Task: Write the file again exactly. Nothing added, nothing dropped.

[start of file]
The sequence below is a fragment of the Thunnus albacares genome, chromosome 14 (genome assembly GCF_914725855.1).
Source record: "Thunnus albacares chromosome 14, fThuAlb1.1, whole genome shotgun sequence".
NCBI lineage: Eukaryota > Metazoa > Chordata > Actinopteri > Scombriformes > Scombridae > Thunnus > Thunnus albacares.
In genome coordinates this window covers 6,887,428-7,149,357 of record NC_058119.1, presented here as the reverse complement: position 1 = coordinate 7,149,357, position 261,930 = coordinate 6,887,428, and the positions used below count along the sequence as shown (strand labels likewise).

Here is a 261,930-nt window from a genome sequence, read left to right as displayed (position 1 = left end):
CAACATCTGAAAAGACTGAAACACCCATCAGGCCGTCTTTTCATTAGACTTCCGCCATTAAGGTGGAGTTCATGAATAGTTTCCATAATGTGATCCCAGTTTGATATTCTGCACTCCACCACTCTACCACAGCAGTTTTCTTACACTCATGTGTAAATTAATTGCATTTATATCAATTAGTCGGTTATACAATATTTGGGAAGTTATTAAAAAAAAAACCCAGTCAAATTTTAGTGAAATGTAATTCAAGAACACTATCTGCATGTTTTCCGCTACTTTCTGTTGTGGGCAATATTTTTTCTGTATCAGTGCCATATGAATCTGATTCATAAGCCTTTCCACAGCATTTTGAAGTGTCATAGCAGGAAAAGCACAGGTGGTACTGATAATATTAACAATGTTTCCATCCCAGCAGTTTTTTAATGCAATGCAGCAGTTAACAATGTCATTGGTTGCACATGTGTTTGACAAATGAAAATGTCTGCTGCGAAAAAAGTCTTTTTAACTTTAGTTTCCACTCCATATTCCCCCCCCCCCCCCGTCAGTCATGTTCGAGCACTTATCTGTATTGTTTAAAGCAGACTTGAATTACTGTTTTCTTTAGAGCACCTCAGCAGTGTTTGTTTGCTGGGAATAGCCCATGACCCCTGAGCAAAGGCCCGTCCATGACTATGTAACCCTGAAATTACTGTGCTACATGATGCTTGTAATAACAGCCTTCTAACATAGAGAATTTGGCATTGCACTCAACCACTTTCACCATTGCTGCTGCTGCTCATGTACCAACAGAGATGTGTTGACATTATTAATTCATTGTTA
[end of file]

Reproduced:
The sequence below is a fragment of the Thunnus albacares genome, chromosome 14 (genome assembly GCF_914725855.1).
Source record: "Thunnus albacares chromosome 14, fThuAlb1.1, whole genome shotgun sequence".
NCBI lineage: Eukaryota > Metazoa > Chordata > Actinopteri > Scombriformes > Scombridae > Thunnus > Thunnus albacares.
In genome coordinates this window covers 6,887,428-7,149,357 of record NC_058119.1, presented here as the reverse complement: position 1 = coordinate 7,149,357, position 261,930 = coordinate 6,887,428, and the positions used below count along the sequence as shown (strand labels likewise).

Here is a 261,930-nt window from a genome sequence, read left to right as displayed (position 1 = left end):
CAACATCTGAAAAGACTGAAACACCCATCAGGCCGTCTTTTCATTAGACTTCCGCCATTAAGGTGGAGTTCATGAATAGTTTCCATAATGTGATCCCAGTTTGATATTCTGCACTCCACCACTCTACCACAGCAGTTTTCTTACACTCATGTGTAAATTAATTGCATTTATATCAATTAGTCGGTTATACAATATTTGGGAAGTTATTAAAAAAAAAACCCAGTCAAATTTTAGTGAAATGTAATTCAAGAACACTATCTGCATGTTTTCCGCTACTTTCTGTTGTGGGCAATATTTTTTCTGTATCAGTGCCATATGAATCTGATTCATAAGCCTTTCCACAGCATTTTGAAGTGTCATAGCAGGAAAAGCACAGGTGGTACTGATAATATTAACAATGTTTCCATCCCAGCAGTTTTTTAATGCAATGCAGCAGTTAACAATGTCATTGGTTGCACATGTGTTTGACAAATGAAAATGTCTGCTGCGAAAAAAGTCTTTTTAACTTTAGTTTCCACTCCATATTCCCCCCCCCCCCCCGTCAGTCATGTTCGAGCACTTATCTGTATTGTTTAAAGCAGACTTGAATTACTGTTTTCTTTAGAGCACCTCAGCAGTGTTTGTTTGCTGGGAATAGCCCATGACCCCTGAGCAAAGGCCCGTCCATGACTATGTAACCCTGAAATTACTGTGCTACATGATGCTTGTAATAACAGCCTTCTAACATAGAGAATTTGGCATTGCACTCAACCACTTTCACCATTGCTGCTGCTGCTCATGTACCAACAGAGATGTGTTGACATTATTAATTCATTGTTA